Study: Video conferencing could save $19B a year

A Political Economy of Access: Infrastructure, Networks, Cities, and Institutions by David M. Levinson and David A. King
A Political Economy of Access: Infrastructure, Networks, Cities, and Institutions by David M. Levinson and David A. King

In Silicon Valley / San Jose Business Journal Video conferencing could save $19B a year

A study sponsored by AT&T Inc. and conducted by the Carbon Disclosure Project estimates that skipping business trips and using video conferencing instead could save $19 billion a year.
The study also said that by 2020 companies in the US and UK that have more than $1 billion in revenue could cut CO2 emissions equal to taking about 1 million vehicles off the road for a year.

If the government confiscated that, it would *almost* be enough to pay for a small US high-speed rail system. However, if business travelers teleconferenced, we might not need intercity HSR. Clearly teleconferencing is getting better. (Although institutions are lagging individuals, I regularly video-conference with my mom, and managed my students from the UK in 2006-07 successfully, I cannot get any number of bureaucratic institutions to get this working without cajoling). Any opportunity to avoid the hassle and headache of most business travel would be greatly appreciated. As Wayne Gretzky said “Skate to where the puck is going to be, not where it has been.”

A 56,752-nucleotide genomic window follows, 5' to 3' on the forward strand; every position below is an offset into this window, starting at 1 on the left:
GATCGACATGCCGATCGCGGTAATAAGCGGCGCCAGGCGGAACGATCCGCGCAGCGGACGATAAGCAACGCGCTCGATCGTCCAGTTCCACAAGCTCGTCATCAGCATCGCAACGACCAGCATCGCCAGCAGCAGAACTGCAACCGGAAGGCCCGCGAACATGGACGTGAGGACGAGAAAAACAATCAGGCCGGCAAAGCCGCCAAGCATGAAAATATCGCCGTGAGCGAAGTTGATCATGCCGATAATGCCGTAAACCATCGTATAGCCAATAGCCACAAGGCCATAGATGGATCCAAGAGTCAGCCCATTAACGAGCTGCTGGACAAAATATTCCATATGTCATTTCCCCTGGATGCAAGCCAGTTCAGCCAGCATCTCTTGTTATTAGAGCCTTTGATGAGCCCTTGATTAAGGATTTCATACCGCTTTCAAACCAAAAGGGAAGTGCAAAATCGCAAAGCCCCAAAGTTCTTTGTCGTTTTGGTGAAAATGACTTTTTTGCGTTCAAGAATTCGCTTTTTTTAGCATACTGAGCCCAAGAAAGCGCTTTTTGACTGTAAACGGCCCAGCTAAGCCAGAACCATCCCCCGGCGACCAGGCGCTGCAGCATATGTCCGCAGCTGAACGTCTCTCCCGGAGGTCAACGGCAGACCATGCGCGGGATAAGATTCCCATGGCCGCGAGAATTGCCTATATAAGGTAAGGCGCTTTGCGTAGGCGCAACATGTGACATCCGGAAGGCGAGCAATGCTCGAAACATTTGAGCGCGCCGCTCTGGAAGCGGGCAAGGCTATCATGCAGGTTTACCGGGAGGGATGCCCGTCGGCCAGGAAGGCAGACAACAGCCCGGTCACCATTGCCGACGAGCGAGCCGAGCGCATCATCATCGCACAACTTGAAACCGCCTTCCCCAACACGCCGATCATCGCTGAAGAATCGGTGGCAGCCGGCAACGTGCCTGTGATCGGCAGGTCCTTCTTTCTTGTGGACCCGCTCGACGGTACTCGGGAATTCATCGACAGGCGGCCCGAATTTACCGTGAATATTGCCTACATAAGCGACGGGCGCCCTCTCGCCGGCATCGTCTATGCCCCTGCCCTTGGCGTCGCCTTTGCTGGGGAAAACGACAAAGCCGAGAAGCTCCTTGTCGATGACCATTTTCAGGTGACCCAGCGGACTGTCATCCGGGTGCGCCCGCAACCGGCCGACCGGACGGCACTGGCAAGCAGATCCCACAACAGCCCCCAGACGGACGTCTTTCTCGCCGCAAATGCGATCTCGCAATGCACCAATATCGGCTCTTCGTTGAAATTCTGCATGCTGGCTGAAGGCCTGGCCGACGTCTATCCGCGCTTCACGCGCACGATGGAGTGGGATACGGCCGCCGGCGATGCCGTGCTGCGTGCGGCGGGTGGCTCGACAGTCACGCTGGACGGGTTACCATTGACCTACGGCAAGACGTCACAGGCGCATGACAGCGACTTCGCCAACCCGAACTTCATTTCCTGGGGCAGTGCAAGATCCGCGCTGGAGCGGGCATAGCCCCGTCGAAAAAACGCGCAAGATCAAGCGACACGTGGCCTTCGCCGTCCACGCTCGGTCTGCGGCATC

full study here: Telepresence Revolution (the model looks fairly simple, but the general point obtains under any number of reasonable assumptions).

3 thoughts on “Study: Video conferencing could save $19B a year

  1. I can never decide which represents the greater waste and inefficiency: teleconferencing or business travel.
    We have teleconferences very frequently, yet somehow still lose 15% of every meeting to technical problems.
    Of course traveling to meetings involves even more dead time, but those meetings occur less frequently and generally have more productive outcomes.


  2. Any thoughts on reasons for lagging institutions? It seems to me they would have a stronger financial incentive than individuals to embrace the technology, however the trend is opposite. Do institutions have less need for individual to individual teleconferencing (which is more usable than large meeting teleconferencing)? Are IT departments simply too risk-averse?


  3. These institutions (e.g. MnDOT and CTS spring to mind) are in transportation themselves, and while these are advanced for the transportation sector, are not technologically advanced in general. This is not to say they don’t use video-conferencing ever, it is just not standard procedure or the first thing that jumps to mind there. There is not a webcam on everyone’s desktop. Telepresence requires going to a particular room or meeting. Employees don’t use Skype or IM regularly. There are any number of reasons for MnDOT to be this way (it is a state agency, bound by an archaic state bureaucratic information technology mindset). CTS I think just doesn’t get out as much as it should, and hangs around with MnDOT (and USDOT) and in-person meeting oriented types too much.
    Also, telepresence standards are still tricky. You have to be logged on for it to work, so requires some planning. Maybe a standard will emerge (e.g. FaceTime) that enable telepresence to be as easy as a phone call.
    It might be public sector vs. private sector, or monopoly vs. competitive at work here.


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